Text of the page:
The mujaheddin began as a small unorganized resistance movement which quickly grew into a multinational resistance effort. Mujaheddin fighters came from neighboring nations for a defensive jihad against the invading Russian forces. Mujaheddin fighters were often educated and radicalized in madrassas, Islamic schools, just across the border in Pakistan. These fighters, from Afghanistan and abroad, fought the Red Army into a stalemate for a decade which cost which cost the lives of one million Afghans and thirteen thousand Russians.

Russia’s involvement in Afghanistan had disastrous consequences of the home-front. Resistance in the Soviet government to the status quo was growing. The war only gave the opposition more political ammunition. Western ideas permeated the Soviet Union in the late eighties further destabilizing the government. After the loss of thousands of soldiers, the Soviet people were war weary as well. As support for the war waned, so did support for the government.

The Red Army withdrew from Afghanistan in 1989, a decade after its initial invasion. The economic burden placed on the already weak Soviet economy and the loss of thousands of lives crippled the Soviet government. Two years later, the entire system collapsed.

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Failure of Soviet Agriculture

Soloviev: Hybrid Seeds are the Rule for High Corn Harvests! (1956)http://www.soviethistory.org/index.php?page=subject&show=images&SubjectID=1961corn&Year=1961&navi=byYear
Soloviev: Hybrid Seeds are the Rule for High Corn Harvests! (1956)http://www.soviethistory.org/index.php?page=subject&show=images&SubjectID=1961corn&Year=1961&navi=byYear

From early in his career, Khrushchev was a strong proponent of expanding agriculture in the Soviet Union. He was absolutely convinced that improved agriculture capabilities, and as a byproduct of surplus, better living conditions, would help socialism defeat capitalism in the world economy. His quest for better agriculture even sent him to the United States where he toured American farms. His proposal of the Virgin Lands Campaign, an agricultural revival aimed at increasing the amount of feed for livestock, was a success within the party. It was not long after the implementation of the Virgin Lands Campaign that he began pushing for more agricultural reforms, this time as the Corn Campaign.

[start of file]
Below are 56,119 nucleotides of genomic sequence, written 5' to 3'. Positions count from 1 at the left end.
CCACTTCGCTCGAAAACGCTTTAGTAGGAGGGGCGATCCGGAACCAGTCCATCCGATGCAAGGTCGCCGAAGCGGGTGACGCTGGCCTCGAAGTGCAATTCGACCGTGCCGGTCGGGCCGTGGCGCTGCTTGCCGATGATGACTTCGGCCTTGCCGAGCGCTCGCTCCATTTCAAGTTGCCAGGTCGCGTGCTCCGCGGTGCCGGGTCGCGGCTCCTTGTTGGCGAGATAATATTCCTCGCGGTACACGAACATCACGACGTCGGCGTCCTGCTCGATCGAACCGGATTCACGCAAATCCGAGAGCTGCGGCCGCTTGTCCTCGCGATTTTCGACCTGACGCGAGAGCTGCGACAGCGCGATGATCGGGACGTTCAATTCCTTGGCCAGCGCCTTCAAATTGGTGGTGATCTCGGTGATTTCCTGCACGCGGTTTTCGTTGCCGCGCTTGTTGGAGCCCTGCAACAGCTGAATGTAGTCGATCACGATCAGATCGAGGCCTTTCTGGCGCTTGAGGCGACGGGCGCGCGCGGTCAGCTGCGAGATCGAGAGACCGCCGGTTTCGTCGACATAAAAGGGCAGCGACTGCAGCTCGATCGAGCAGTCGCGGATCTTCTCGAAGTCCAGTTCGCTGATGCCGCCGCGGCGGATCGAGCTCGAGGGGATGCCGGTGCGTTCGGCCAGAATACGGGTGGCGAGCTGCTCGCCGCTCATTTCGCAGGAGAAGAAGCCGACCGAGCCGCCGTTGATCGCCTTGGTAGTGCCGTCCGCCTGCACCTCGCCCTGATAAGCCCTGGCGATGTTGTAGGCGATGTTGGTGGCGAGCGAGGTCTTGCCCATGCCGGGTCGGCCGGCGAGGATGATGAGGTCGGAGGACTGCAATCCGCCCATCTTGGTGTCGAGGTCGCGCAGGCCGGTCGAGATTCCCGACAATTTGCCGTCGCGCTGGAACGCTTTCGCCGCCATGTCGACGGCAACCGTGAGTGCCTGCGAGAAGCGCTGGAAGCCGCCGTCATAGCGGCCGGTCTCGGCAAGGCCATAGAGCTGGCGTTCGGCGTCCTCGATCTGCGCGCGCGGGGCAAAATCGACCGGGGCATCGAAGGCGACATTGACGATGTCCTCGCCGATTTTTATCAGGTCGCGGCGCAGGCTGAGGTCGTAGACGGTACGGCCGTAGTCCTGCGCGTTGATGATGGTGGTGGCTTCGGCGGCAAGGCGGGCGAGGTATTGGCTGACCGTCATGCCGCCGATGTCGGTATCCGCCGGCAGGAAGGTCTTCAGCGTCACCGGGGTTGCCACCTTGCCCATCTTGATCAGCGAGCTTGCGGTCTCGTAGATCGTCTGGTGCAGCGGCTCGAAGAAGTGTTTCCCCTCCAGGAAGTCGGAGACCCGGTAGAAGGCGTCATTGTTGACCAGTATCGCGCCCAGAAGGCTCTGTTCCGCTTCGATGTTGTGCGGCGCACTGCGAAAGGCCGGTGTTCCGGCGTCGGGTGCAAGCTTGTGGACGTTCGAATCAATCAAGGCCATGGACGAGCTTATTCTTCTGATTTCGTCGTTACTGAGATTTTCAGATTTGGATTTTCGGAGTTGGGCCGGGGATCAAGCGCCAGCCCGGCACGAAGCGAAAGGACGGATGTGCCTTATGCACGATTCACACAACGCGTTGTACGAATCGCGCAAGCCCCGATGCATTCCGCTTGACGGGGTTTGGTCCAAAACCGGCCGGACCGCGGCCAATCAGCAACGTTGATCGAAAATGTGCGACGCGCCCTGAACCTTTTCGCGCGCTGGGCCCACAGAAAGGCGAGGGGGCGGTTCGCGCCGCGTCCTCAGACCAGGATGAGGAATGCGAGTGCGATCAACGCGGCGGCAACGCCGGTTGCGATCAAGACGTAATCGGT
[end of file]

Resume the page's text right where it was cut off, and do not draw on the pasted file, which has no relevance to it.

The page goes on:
Just like the Virgin Lands Campaign, the Corn Campaign focused on increasing the amount of farm-able land in the Soviet Union for crops to be used as fodder for livestock. Soviet corn production barely existed in the Soviet Union prior to 1962. A contemporary writes that of a production goal of 1,000 tons of frozen corn, only 39 tons were produced in 1961. The Corn Campaign, like its predecessor, enjoyed early but short success.

The Corn Campaign, just like the Virgin Lands Campaign, was a short lived success. Ultimately, both campaigns devastated the land on which they took place. The Soviets did not use any modern agricultural techniques, like crop rotation. This led to destructive results that eventually only hurt Russia’s initiatives to improve its agricultural output.

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A Revival of Agriculture

L. Dorenskii: Nighttime Grain Harvest (1955) Nighttime Grain Harvest on the Virgin Lands of Kazakhstan Source: Sergei Morozov: Sovetskaia khudozhestvennaia fotografiia. Moscow: Iskusstvo. 1958.
L. Dorenskii: Nighttime Grain Harvest (1955)
Nighttime Grain Harvest on the Virgin Lands of Kazakhstan
Source: Sergei Morozov: Sovetskaia khudozhestvennaia fotografiia. Moscow: Iskusstvo. 1958.

Stalin’s single minded focus on the development of industry in Soviet Russia had left the agricultural sectors in disarray. Russia had been, and was unable to meet its food needs for the entire nation.  As Khrushchev solidified his power, he began to take steps to become agriculturally self-sustained. His radical plan for increasing agricultural output was called the “Virgin Lands Campaign.”